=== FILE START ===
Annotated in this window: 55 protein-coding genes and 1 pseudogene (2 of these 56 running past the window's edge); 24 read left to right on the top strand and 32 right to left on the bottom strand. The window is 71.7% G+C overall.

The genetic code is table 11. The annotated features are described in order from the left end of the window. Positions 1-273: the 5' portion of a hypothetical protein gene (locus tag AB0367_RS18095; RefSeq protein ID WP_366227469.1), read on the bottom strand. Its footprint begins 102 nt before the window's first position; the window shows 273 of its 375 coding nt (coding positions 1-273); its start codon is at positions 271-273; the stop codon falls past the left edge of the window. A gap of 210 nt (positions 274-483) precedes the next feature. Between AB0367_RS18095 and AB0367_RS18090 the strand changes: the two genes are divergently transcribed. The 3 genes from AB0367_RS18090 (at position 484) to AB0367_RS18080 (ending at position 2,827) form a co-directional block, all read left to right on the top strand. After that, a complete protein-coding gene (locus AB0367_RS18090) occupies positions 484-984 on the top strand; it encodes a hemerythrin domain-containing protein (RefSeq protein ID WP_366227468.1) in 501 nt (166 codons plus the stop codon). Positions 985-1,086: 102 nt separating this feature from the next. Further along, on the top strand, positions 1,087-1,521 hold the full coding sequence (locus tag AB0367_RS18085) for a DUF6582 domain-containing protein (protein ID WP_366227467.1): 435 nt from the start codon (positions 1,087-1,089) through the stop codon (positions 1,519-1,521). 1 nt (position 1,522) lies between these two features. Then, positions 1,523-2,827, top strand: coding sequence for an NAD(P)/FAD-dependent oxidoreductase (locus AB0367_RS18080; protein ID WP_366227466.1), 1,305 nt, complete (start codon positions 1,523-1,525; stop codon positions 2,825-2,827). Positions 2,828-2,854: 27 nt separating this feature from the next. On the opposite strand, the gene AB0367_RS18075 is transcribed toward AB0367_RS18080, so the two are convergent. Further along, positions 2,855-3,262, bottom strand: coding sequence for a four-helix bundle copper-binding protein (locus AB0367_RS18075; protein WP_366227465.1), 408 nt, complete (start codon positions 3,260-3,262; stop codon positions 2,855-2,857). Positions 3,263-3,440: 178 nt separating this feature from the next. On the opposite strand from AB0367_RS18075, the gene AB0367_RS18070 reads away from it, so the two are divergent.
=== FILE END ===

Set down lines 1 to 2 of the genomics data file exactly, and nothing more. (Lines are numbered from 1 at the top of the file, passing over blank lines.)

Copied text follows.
Annotated in this window: 55 protein-coding genes and 1 pseudogene (2 of these 56 running past the window's edge); 24 read left to right on the top strand and 32 right to left on the bottom strand. The window is 71.7% G+C overall.

The genetic code is table 11. The annotated features are described in order from the left end of the window. Positions 1-273: the 5' portion of a hypothetical protein gene (locus tag AB0367_RS18095; RefSeq protein ID WP_366227469.1), read on the bottom strand. Its footprint begins 102 nt before the window's first position; the window shows 273 of its 375 coding nt (coding positions 1-273); its start codon is at positions 271-273; the stop codon falls past the left edge of the window. A gap of 210 nt (positions 274-483) precedes the next feature. Between AB0367_RS18095 and AB0367_RS18090 the strand changes: the two genes are divergently transcribed. The 3 genes from AB0367_RS18090 (at position 484) to AB0367_RS18080 (ending at position 2,827) form a co-directional block, all read left to right on the top strand. After that, a complete protein-coding gene (locus AB0367_RS18090) occupies positions 484-984 on the top strand; it encodes a hemerythrin domain-containing protein (RefSeq protein ID WP_366227468.1) in 501 nt (166 codons plus the stop codon). Positions 985-1,086: 102 nt separating this feature from the next. Further along, on the top strand, positions 1,087-1,521 hold the full coding sequence (locus tag AB0367_RS18085) for a DUF6582 domain-containing protein (protein ID WP_366227467.1): 435 nt from the start codon (positions 1,087-1,089) through the stop codon (positions 1,519-1,521). 1 nt (position 1,522) lies between these two features. Then, positions 1,523-2,827, top strand: coding sequence for an NAD(P)/FAD-dependent oxidoreductase (locus AB0367_RS18080; protein ID WP_366227466.1), 1,305 nt, complete (start codon positions 1,523-1,525; stop codon positions 2,825-2,827). Positions 2,828-2,854: 27 nt separating this feature from the next. On the opposite strand, the gene AB0367_RS18075 is transcribed toward AB0367_RS18080, so the two are convergent. Further along, positions 2,855-3,262, bottom strand: coding sequence for a four-helix bundle copper-binding protein (locus AB0367_RS18075; protein WP_366227465.1), 408 nt, complete (start codon positions 3,260-3,262; stop codon positions 2,855-2,857). Positions 3,263-3,440: 178 nt separating this feature from the next. On the opposite strand from AB0367_RS18075, the gene AB0367_RS18070 reads away from it, so the two are divergent.